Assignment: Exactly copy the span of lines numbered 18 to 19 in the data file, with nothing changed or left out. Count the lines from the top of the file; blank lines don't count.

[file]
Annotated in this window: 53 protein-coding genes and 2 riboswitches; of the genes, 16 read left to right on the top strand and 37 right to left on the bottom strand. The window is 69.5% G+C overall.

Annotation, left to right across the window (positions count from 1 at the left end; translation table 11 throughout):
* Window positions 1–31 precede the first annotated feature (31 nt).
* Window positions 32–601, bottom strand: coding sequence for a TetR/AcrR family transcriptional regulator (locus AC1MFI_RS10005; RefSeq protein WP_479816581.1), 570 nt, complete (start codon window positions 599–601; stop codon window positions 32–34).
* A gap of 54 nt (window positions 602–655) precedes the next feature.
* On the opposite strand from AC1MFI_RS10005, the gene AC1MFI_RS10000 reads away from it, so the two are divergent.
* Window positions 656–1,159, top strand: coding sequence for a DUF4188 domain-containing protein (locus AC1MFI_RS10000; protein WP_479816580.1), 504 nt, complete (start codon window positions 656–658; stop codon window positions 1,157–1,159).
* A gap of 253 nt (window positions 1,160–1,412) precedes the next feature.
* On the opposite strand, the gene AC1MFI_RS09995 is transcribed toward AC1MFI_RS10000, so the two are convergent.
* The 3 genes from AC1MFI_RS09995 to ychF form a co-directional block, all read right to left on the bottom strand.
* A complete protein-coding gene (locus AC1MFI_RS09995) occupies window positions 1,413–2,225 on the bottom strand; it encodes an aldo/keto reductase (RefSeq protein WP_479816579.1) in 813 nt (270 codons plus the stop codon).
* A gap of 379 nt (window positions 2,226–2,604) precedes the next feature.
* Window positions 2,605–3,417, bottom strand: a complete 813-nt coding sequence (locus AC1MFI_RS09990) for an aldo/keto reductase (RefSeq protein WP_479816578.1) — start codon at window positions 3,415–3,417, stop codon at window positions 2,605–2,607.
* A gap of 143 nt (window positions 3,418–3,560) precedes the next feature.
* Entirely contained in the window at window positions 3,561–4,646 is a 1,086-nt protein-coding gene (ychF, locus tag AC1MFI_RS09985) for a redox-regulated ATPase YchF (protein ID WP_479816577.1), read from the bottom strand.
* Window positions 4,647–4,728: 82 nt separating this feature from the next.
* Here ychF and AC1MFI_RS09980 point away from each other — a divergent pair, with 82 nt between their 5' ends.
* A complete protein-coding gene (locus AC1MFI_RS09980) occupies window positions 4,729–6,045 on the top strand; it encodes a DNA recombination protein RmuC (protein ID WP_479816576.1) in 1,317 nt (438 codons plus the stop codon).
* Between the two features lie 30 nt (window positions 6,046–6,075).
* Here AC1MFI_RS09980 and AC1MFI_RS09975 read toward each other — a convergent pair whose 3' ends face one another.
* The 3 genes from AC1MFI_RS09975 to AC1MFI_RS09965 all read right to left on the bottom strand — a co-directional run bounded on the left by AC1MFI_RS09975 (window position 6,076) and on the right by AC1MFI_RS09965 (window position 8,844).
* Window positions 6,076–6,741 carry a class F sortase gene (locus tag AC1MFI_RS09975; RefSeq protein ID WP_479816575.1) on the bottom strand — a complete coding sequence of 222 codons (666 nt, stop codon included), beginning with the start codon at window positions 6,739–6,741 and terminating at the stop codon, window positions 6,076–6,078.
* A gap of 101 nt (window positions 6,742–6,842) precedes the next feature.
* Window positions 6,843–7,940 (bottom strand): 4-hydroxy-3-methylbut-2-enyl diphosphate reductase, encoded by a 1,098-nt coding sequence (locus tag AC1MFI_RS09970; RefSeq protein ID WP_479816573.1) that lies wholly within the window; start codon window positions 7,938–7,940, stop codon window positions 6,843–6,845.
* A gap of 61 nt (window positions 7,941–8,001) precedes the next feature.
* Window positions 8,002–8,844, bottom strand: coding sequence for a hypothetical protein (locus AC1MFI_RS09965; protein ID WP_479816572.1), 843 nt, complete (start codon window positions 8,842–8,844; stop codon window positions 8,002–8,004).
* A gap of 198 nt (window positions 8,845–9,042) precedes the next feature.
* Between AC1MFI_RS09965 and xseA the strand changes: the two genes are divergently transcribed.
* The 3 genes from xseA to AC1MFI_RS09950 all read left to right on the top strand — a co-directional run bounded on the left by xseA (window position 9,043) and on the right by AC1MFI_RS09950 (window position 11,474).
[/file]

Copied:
* A complete protein-coding gene (locus AC1MFI_RS09980) occupies window positions 4,729–6,045 on the top strand; it encodes a DNA recombination protein RmuC (protein ID WP_479816576.1) in 1,317 nt (438 codons plus the stop codon).
* Between the two features lie 30 nt (window positions 6,046–6,075).